A consistently intelligent (or at least bright), coherently constructed comedy that is on occasion a rather pointed critique of the American education system in the…
When I saw the coming attractions trailer for "Under Siege," I had the feeling I'd already seen the movie: Terrorists land on the USS Missouri and occupy the great battleship. The crew is caught off guard and neutralized. But the bad guys overlook one man - the cook - who turns into a one-man army and fights back. The formula is obvious: "Die Hard Goes to Sea." I walked into the screening in a cynical frame of mind, but then a funny thing happened. The movie started working for me.
One reason for that is obvious: The overwhelming and convincing presence of the battleship itself. I learn, by reading the production notes, that director Andrew Davis and his team did not shoot on the real Missouri, but instead used the decomissioned USS Alabama. In many shots the ship appears to be at sea when it's actually docked in Mobile, Ala. They could have fooled me. This movie does a terrific job of making every scene play like a real event on a ship at sea, and that's part of its charm. There's even a walk-on by George Bush, visiting the ship before its fateful final voyage.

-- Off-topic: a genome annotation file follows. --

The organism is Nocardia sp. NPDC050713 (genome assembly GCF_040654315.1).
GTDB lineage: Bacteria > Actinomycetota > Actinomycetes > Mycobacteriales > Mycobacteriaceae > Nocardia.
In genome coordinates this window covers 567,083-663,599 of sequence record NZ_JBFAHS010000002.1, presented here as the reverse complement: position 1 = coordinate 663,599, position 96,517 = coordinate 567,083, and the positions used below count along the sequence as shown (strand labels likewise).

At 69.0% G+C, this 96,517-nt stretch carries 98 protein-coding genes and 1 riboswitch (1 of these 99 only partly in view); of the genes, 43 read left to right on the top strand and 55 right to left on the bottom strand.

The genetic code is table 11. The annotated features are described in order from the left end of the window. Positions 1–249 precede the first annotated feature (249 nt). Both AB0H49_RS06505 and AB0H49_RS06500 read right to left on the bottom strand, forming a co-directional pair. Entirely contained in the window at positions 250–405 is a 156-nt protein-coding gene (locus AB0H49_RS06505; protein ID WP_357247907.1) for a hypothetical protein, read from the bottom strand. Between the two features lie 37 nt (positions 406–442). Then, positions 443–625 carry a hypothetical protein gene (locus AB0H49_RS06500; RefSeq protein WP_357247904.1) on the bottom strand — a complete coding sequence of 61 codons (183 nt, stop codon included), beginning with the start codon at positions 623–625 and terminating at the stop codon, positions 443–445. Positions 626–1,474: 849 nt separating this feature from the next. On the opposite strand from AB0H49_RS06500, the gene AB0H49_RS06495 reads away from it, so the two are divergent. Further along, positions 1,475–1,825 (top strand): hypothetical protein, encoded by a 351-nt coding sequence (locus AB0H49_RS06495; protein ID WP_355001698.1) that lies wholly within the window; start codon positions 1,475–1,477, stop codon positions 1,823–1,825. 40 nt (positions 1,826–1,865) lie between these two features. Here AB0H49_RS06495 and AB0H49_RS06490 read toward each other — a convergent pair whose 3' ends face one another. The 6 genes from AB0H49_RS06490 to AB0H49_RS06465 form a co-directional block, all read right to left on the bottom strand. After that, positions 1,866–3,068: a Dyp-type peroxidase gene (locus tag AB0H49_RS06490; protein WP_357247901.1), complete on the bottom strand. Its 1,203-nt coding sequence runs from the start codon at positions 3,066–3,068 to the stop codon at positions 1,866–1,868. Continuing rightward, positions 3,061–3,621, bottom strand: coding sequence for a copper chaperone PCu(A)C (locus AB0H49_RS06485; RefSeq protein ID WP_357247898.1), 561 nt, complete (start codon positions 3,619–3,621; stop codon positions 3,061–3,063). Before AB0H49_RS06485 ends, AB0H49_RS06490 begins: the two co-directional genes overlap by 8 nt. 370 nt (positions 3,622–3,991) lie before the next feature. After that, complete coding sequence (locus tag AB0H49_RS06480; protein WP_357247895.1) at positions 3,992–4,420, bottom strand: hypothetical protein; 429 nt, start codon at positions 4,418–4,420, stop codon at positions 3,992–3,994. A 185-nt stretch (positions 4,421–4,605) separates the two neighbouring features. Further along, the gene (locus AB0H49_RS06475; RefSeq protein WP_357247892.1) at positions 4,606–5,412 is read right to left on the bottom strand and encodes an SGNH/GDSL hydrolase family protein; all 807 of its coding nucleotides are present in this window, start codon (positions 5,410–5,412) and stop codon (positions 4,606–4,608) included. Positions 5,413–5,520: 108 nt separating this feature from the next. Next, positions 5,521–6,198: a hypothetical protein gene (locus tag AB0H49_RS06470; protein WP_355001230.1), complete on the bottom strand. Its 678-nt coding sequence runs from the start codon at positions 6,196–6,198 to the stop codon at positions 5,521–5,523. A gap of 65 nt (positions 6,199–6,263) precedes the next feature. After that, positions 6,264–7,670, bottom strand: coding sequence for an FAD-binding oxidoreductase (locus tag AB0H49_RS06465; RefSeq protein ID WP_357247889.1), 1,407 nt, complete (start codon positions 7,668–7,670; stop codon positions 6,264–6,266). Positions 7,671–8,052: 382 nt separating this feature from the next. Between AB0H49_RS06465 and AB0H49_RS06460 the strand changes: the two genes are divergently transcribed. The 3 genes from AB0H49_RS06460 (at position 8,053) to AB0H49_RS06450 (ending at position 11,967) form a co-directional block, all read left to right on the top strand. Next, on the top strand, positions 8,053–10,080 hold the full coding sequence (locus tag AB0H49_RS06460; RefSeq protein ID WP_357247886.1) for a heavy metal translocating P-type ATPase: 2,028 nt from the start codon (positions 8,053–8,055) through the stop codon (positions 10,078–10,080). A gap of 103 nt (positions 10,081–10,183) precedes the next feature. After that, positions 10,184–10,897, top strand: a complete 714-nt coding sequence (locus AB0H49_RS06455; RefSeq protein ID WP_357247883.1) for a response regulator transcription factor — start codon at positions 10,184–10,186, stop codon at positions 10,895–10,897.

The cast is also effective. The star is Steven Seagal, who has cut off his pony tail to play a former Navy hero serving out his last tour as a cook. The reasons for that assignment are complicated (he got in trouble, but the skipper is his friend) but Seagal makes a convincing cook; he can hit a target with a carving knife at 20 paces, and he even looks like he's put on a few pounds on the job, sipping the boulibaisse.
The villains are superb, vile and deliriously insane.